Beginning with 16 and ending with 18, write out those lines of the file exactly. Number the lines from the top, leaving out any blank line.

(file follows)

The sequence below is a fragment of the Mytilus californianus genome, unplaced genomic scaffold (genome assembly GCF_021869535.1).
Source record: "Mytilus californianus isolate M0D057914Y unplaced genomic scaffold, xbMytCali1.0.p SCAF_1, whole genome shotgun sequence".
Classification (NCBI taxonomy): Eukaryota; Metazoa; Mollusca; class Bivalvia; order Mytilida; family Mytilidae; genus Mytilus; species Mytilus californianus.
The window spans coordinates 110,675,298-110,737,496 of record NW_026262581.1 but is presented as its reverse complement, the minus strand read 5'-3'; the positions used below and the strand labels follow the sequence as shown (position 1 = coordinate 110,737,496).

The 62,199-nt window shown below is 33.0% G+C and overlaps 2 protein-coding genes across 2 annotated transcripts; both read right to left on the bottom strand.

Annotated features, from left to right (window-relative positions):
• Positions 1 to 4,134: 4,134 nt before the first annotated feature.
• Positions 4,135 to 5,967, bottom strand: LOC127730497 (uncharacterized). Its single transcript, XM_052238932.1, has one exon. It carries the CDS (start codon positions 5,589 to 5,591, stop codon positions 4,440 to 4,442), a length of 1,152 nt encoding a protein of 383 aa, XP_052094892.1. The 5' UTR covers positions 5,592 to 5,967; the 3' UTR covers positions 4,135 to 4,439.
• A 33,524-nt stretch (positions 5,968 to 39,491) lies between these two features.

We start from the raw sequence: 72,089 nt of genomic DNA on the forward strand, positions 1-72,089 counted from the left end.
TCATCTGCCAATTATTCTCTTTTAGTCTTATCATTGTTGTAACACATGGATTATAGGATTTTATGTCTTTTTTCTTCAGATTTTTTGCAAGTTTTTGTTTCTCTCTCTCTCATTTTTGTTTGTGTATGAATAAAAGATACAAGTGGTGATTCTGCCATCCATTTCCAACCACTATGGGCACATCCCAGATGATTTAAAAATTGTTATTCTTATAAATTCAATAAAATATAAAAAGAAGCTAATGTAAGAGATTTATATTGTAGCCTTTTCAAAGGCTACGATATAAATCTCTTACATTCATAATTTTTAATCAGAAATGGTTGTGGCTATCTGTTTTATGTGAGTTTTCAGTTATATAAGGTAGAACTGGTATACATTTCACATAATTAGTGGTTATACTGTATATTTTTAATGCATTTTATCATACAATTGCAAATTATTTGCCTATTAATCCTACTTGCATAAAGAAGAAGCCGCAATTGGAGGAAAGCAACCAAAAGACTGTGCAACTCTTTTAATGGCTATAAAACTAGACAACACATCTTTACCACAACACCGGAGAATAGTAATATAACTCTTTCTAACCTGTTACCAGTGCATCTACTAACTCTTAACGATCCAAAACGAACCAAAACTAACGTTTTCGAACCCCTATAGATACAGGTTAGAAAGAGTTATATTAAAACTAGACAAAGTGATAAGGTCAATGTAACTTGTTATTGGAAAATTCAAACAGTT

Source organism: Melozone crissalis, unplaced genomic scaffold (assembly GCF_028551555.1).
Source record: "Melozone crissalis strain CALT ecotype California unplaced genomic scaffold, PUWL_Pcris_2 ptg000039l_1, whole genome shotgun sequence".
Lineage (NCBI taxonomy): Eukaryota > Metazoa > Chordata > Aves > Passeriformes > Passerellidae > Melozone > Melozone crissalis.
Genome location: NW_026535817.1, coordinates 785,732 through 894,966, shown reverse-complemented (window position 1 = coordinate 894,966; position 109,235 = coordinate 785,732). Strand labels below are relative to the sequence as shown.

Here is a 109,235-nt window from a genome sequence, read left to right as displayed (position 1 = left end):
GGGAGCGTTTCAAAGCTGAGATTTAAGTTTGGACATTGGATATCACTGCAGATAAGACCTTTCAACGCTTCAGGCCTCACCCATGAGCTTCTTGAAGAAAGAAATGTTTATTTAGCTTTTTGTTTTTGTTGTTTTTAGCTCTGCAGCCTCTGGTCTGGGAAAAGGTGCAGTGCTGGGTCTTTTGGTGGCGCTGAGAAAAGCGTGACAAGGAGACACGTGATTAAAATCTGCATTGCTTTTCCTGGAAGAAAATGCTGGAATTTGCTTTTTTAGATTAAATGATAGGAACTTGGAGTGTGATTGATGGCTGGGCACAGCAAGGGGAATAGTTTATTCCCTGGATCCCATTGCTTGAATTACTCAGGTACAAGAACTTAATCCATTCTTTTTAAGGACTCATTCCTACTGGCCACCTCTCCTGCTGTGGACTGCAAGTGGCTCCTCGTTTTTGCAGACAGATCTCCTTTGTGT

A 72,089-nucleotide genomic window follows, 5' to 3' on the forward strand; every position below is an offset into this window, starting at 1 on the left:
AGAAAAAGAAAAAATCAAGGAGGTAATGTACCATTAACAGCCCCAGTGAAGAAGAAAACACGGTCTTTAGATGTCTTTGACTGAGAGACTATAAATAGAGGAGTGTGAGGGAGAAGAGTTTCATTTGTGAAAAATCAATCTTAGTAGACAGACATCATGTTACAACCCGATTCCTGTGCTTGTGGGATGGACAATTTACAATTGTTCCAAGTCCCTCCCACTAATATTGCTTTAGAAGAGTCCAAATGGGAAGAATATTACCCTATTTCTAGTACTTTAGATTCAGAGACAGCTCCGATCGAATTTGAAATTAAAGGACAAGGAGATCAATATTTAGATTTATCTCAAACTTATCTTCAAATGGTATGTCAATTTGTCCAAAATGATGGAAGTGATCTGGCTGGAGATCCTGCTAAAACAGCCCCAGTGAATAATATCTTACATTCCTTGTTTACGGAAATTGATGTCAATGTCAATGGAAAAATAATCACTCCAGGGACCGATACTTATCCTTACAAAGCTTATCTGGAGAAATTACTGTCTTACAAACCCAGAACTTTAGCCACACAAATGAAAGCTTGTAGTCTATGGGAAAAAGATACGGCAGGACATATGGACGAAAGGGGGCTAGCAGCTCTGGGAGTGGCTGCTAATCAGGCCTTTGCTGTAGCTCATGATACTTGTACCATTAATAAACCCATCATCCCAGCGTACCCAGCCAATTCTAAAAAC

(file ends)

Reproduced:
Here is a 109,235-nt window from a genome sequence, read left to right as displayed (position 1 = left end):
GGGAGCGTTTCAAAGCTGAGATTTAAGTTTGGACATTGGATATCACTGCAGATAAGACCTTTCAACGCTTCAGGCCTCACCCATGAGCTTCTTGAAGAAAGAAATGTTTATTTAGCTTTTTGTTTTTGTTGTTTTTAGCTCTGCAGCCTCTGGTCTGGGAAAAGGTGCAGTGCTGGGTCTTTTGGTGGCGCTGAGAAAAGCGTGACAAGGAGACACGTGATTAAAATCTGCATTGCTTTTCCTGGAAGAAAATGCTGGAATTTGCTTTTTTAGATTAAATGATAGGAACTTGGAGTGTGATTGATGGCTGGGCACAGCAAGGGGAATAGTTTATTCCCTGGATCCCATTGCTTGAATTACTCAGGTACAAGAACTTAATCCATTCTTTTTAAGGACTCATTCCTACTGGCCACCTCTCCTGCTGTGGACTGCAAGTGGCTCCTCGTTTTTGCAGACAGATCTCCTTTGTGT

A 72,089-nucleotide genomic window follows, 5' to 3' on the forward strand; every position below is an offset into this window, starting at 1 on the left: